So dnsmasq listens on the local network for requests, answers what it can: local DHCP addresses, cached addresses and special overrides from the config file. And anything it can’t handle itself, it sends on upstream to unbound.
server: # perform cryptographic DNSSEC validation using the root trust anchor. auto-trust-anchor-file: "/var/lib/unbound/root.key" # listen on local network, allow local network access interface: 127.0.0.1 access-control: 127.0.0.0/8 allow # NOT listening on IPv6 # interface: ::1 # access-control: ::1 allow port: 10053 # logging chroot: "" logfile: "/var/log/unbound.log" log-time-ascii: yes log-queries: yes verbosity: 2
As you can see, unbound does not require much configuration.
Notice that I am NOT listening on the IPv6 interface. It turns out, there is no need. Dnsmasq listens on both, and it forwards A requests and AAAA requests to unbound over an IPv4 connection on the local “lo” adaptor.
How it stacks up
So how well does this setup work? Are there advantages or disadvantages to using dnsmasq and unbound together?
I tested this setup using “namebench“, a Google “20 percent” project that measures DNS lookup times. It told me that Google’s public DNS (18.104.22.168) was 250% faster than my in-home DNS. Furthermore, it said I would be better off using my ISP’s DNS servers. I am guessing that this is because these larger DNS servers cache a much larger pool of addresses, bypassing full recursive lookups of most common names.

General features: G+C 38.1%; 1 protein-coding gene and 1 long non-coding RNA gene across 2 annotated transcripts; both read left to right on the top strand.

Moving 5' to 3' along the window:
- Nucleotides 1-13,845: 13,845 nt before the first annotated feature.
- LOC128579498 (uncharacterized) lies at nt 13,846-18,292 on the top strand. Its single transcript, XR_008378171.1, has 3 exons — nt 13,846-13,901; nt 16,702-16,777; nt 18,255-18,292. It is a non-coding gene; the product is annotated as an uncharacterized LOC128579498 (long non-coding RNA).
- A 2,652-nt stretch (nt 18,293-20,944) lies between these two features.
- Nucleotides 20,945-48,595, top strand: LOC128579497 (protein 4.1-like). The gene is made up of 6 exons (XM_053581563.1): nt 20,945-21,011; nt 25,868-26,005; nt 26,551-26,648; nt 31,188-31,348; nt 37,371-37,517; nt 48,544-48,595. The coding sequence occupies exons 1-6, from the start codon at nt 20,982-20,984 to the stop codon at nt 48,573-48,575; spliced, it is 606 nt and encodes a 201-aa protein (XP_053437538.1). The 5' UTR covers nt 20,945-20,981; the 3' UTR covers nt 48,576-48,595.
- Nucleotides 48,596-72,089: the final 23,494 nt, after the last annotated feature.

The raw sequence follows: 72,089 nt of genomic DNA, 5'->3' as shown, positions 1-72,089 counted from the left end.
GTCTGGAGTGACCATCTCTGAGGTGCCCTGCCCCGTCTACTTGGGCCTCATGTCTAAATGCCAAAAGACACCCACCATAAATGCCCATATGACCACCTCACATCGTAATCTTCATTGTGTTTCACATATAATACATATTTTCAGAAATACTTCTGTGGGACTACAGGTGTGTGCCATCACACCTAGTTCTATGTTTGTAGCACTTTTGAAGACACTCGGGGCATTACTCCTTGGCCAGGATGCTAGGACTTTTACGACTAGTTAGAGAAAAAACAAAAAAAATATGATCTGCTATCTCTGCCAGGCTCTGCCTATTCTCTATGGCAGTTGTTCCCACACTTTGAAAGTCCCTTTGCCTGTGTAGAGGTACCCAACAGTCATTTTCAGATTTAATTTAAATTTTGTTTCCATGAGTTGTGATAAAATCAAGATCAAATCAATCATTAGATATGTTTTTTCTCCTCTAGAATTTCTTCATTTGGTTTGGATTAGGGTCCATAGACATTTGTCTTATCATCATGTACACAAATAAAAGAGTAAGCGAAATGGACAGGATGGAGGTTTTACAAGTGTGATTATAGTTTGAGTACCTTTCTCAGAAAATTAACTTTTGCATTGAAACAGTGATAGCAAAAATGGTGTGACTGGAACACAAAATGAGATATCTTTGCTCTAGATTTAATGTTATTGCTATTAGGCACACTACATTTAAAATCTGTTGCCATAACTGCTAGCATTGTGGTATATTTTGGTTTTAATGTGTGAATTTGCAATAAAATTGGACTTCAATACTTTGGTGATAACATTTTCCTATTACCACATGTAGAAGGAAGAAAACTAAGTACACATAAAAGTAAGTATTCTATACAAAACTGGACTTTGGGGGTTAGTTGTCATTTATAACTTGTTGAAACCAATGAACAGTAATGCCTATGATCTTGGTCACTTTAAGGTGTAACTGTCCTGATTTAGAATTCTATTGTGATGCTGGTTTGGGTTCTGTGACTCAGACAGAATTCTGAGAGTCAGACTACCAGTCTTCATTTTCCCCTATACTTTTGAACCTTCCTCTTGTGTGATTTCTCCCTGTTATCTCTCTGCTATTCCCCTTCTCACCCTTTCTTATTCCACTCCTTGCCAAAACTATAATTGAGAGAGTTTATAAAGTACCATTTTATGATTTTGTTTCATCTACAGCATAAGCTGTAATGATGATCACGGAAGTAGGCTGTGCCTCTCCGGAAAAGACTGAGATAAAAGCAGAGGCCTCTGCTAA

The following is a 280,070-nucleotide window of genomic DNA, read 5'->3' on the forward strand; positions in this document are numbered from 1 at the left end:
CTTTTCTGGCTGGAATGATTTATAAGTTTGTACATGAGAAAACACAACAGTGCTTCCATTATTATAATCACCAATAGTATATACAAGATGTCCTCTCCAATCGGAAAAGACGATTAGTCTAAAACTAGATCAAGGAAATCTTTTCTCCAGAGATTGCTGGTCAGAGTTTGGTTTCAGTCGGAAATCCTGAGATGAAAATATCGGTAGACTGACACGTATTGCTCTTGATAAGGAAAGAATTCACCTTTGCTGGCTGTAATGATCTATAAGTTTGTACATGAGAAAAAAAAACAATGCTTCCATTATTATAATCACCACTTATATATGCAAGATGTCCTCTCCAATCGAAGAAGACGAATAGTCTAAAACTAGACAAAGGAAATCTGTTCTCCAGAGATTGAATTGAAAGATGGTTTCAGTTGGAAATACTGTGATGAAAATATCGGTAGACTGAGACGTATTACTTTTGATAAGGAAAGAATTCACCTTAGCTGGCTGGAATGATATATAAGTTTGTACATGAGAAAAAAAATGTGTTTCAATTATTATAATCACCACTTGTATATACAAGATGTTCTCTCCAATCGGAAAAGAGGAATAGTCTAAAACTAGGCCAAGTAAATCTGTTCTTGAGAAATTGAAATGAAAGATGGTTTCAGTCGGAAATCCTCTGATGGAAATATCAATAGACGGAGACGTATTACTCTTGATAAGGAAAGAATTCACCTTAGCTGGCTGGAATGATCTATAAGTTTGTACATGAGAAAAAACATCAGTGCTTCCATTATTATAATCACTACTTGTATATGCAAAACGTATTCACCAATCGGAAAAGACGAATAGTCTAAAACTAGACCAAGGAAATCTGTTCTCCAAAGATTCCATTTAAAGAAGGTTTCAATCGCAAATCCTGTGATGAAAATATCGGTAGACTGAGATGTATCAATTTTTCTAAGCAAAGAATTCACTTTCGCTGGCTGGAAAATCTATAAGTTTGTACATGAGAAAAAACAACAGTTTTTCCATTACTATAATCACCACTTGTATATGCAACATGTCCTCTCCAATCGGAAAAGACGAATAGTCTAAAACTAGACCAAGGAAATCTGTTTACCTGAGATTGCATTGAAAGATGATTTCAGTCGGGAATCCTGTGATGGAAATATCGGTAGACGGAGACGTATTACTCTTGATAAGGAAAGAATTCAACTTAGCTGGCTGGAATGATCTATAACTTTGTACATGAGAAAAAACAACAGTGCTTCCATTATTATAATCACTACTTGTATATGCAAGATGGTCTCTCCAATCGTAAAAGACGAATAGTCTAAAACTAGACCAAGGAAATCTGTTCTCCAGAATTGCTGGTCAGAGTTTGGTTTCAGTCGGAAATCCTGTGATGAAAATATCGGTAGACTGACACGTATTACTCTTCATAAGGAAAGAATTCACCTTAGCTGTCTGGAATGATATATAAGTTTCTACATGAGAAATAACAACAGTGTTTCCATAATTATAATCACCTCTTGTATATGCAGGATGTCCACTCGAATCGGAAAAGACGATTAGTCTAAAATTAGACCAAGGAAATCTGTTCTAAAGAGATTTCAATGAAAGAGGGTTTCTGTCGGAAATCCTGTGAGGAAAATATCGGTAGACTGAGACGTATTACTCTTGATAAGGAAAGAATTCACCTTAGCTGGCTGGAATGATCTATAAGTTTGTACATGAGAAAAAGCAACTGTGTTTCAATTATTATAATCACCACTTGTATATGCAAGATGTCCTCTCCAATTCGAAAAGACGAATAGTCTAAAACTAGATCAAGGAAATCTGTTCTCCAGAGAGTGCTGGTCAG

Advantages of dnsmasq + unbound
If my setup is slower than using a single upstream DNS, then why should I run mine this way? I have a few reasons.
- First and foremost, I learn a lot about DNS this way.
- But also worth considering, ISP nameservers are notoriously flaky. Just because the ISP beat my nameserver on a single test, that does not mean it will always do so. That’s like comparing the bus to driving your own car… it might be better sometimes, but really bad other times.
- One compelling reason to run a recursive DNS server like unbound is that you know you’re getting the right answer. When you use an ISP’s DNS server, they may hijack some domains and give you an incorrect answer on purpose. For example, they may censor content, and return a bogus landing page address for addresses that are on their black list. OpenDNS touts this as a feature… it is more “family-friendly” than raw DNS.
- If you’re the tinfoil hat type, you might not want to use a DNS service from someone like Google, who makes their money from knowing more about your browsing habits than you do. Or from your ISP, who is always trying to up-sell you with something.
Advantages of dnsmasq + any upstream DNS
- Dnsmasq (whether I use an upstream DNS or unbound) gives me control over how stuff is looked up. For example, when I was working on a new web site, I could tell dnsmasq to use the hosting company’s DNS for that one domain, so I did not have to wait for caches to expire between me and the host.
- Dnsmasq caches lookups. Actually, unbound does, too. I am still playing with both.
- Dnsmasq make switching DNS providers really easy. Say your ISP’s nameservers are acting up… just change one line in dnsmasq.conf and start getting results from somewhere else.